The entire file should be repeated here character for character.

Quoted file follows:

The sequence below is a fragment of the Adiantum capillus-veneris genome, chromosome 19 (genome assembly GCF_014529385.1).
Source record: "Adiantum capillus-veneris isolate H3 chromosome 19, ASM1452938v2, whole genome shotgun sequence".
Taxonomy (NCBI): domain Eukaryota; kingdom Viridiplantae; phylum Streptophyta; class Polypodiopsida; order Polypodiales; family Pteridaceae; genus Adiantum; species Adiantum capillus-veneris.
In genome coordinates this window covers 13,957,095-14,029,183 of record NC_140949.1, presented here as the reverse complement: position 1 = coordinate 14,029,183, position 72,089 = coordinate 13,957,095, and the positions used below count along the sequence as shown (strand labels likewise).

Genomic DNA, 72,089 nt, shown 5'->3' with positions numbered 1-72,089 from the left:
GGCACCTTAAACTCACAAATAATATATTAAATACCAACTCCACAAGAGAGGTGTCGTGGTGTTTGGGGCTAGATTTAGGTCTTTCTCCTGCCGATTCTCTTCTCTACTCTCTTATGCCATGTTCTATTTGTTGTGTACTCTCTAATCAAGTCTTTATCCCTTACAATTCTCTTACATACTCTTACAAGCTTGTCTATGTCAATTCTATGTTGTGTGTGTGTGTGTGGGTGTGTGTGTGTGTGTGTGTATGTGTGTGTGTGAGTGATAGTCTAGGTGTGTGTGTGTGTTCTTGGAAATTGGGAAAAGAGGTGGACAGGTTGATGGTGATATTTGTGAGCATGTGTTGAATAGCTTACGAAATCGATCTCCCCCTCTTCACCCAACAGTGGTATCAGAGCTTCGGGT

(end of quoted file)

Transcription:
The sequence below is a fragment of the Adiantum capillus-veneris genome, chromosome 19 (genome assembly GCF_014529385.1).
Source record: "Adiantum capillus-veneris isolate H3 chromosome 19, ASM1452938v2, whole genome shotgun sequence".
Taxonomy (NCBI): domain Eukaryota; kingdom Viridiplantae; phylum Streptophyta; class Polypodiopsida; order Polypodiales; family Pteridaceae; genus Adiantum; species Adiantum capillus-veneris.
In genome coordinates this window covers 13,957,095-14,029,183 of record NC_140949.1, presented here as the reverse complement: position 1 = coordinate 14,029,183, position 72,089 = coordinate 13,957,095, and the positions used below count along the sequence as shown (strand labels likewise).

Genomic DNA, 72,089 nt, shown 5'->3' with positions numbered 1-72,089 from the left:
GGCACCTTAAACTCACAAATAATATATTAAATACCAACTCCACAAGAGAGGTGTCGTGGTGTTTGGGGCTAGATTTAGGTCTTTCTCCTGCCGATTCTCTTCTCTACTCTCTTATGCCATGTTCTATTTGTTGTGTACTCTCTAATCAAGTCTTTATCCCTTACAATTCTCTTACATACTCTTACAAGCTTGTCTATGTCAATTCTATGTTGTGTGTGTGTGTGTGGGTGTGTGTGTGTGTGTGTGTATGTGTGTGTGTGAGTGATAGTCTAGGTGTGTGTGTGTGTTCTTGGAAATTGGGAAAAGAGGTGGACAGGTTGATGGTGATATTTGTGAGCATGTGTTGAATAGCTTACGAAATCGATCTCCCCCTCTTCACCCAACAGTGGTATCAGAGCTTCGGGT